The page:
Bluebird Grain Farms staff writer
photos courtesy of Amy Halloran
Food activist Amy Halloran has a story to tell–many of them, in fact. When Halloran was a little girl, she learned that the easiest way to connect with her father was to tell him a story when he got home from work. “It was a super strong urge,” Halloran says. “I was always very conversational,” she continues. “It’s just the way I am. I had this incredible need to connect. My family says that when I was young I would go up to anyone and make a connection with them. If we were in the grocery store and I noticed them putting something in their cart, I’d say to them, ‘We get Sugar Pops too!'”
It was always the people who interested her, Halloran says, even as her career took her into fine dining and foodie-ism. “I made no pretenses about it,” she says of the potentially pretentious food genres. “I wanted to tell the stories of food through people.”
Halloran’s training in fiction writing served her well as she began to write profiles, “trying to catch the details of peoples’ work that would bring readers into the farm or into the creamery.” As the stories of people responsible for food production and preparation evolved, so did Halloran’s perspective. “Along the way I got interested in how we got here,” she says, of the United States’ largely industrialized food systems. “I felt compelled to tell the stories of food — not in mouthwatering words, but in the details that most of us can’t imagine. We live removed from the realities of farming. I want to illustrate the work it takes to eat.”
A self-proclaimed “Irish Catholic Polish mutt” whose family spirit is “kneejerk underdog,” Halloran’s scrappy approach led her down a path of discovery through on-the-ground experience. “I always knew I was going to be a writer and had an interest in food,” Halloran says, “but I knew that writing was not a great moneymaker.”Instead, Halloran says, she asked herself what other jobs she might do. Her local co-op newsletter posted a Farmers Market manager position and Halloran applied, successfully.
“That job really set my compass,” Halloran says. “It really made me see that I knew nothing about food production. It was this amazing revelation–all the prejudices I’d been given growing up in the USA, like ‘farmers are dumb,’ even though the farm kids were sitting right beside me in Honors Math class.” The job “laid out the greater job of discovery that I had to do,” she says. “I felt like I had to make amends. I was working for these farmers and I didn’t know anything about food systems. I realized that I was the dumb one in this game.”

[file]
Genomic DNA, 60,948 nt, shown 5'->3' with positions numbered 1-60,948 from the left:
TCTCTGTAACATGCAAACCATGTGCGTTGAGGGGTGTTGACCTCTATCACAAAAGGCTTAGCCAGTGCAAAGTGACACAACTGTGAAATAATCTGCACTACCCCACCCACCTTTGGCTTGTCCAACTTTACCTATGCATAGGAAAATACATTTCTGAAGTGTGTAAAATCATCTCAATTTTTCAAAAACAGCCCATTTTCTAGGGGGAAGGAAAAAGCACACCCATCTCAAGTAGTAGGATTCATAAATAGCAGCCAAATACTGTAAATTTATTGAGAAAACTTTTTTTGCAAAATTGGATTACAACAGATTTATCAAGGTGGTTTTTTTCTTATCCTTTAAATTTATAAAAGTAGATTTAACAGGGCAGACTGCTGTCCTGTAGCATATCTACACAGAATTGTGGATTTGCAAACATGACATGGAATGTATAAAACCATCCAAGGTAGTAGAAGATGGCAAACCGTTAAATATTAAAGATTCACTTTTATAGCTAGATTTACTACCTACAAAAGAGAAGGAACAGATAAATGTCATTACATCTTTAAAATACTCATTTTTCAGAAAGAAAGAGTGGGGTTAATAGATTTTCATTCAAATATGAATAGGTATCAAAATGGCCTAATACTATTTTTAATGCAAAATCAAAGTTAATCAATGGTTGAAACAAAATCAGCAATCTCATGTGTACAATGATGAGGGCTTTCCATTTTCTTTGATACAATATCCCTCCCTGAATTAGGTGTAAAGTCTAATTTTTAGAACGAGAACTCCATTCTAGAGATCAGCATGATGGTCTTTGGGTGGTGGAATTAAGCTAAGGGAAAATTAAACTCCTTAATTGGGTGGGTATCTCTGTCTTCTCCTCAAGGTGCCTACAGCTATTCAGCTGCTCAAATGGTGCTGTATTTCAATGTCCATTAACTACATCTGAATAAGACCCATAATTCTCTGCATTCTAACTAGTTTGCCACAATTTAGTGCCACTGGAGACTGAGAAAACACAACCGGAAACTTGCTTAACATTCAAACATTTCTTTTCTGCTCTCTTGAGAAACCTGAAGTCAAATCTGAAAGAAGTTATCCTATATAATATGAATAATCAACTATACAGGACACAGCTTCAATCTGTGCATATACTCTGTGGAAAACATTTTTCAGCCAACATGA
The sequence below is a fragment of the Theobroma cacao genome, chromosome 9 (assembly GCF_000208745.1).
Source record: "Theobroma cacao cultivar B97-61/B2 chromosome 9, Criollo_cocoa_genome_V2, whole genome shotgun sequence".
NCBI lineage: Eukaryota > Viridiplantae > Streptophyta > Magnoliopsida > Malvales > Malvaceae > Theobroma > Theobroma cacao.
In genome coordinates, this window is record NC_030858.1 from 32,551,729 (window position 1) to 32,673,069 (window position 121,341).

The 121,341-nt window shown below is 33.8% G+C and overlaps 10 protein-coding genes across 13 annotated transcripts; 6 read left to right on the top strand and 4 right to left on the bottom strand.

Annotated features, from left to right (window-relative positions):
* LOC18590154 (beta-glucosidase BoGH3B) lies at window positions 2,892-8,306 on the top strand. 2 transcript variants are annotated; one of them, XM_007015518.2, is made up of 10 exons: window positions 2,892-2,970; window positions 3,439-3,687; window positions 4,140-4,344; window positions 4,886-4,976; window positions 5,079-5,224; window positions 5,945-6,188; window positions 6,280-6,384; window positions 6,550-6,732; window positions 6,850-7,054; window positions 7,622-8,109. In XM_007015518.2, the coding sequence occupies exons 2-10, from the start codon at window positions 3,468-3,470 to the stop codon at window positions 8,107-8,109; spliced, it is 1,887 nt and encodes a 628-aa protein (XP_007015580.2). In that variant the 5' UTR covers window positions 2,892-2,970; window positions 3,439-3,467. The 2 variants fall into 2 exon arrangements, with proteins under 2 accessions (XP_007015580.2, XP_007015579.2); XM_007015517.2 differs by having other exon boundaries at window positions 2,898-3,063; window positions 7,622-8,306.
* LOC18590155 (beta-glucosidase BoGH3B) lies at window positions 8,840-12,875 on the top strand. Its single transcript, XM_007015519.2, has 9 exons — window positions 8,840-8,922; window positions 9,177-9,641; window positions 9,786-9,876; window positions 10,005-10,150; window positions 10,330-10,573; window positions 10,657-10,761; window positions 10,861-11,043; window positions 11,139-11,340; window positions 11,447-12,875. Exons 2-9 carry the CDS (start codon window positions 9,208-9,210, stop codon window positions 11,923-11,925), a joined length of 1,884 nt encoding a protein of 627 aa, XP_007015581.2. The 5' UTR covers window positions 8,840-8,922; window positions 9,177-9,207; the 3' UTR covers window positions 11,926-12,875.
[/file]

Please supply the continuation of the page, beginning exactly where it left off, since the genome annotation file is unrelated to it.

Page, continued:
Halloran gave up the Farmers Market position after three years to raise her children, but she never stopped telling the story of food. “How does change in food systems happen?” she asks persistently. Unwilling to subscribe to the tidy theory that “everything in food went wrong after World War II,” Halloran notes that “we don’t look backwards to the many ways that factories began to be applied to agriculture.” Halloran says she wants to “get up and close to our food systems, to take any given moment and frame it in historical context.”
One silver lining of the global pandemic, Halloran acknowledges, may be that consumers will form new habits. Early in the pandemic, store shelves were void of flour, and social media posts were rife with the home baking that was rampant in what seemed to be every American kitchen. “It’s been amazing to watch,” Halloran says. “Years ago I asked, ‘how are we giving away so much ability to cook for and feed ourselves?'”
Halloran remembers looking in 1985 King Arthur Flour catalogs and seeing mix after mix. “For years that’s been the market category,” she says. “People thought baking was too hard.” Now, though, Halloran hopes, “people are getting comfortable with flour and baking. ‘This is something I can do once a week,'” she imagines them thinking.
For Halloran, pancakes were the gateway to cooking from scratch; she writes about her love affair with pancakes in her book about regional grain production, The New Bread Basket. “Anyone can make a pancake,” she says.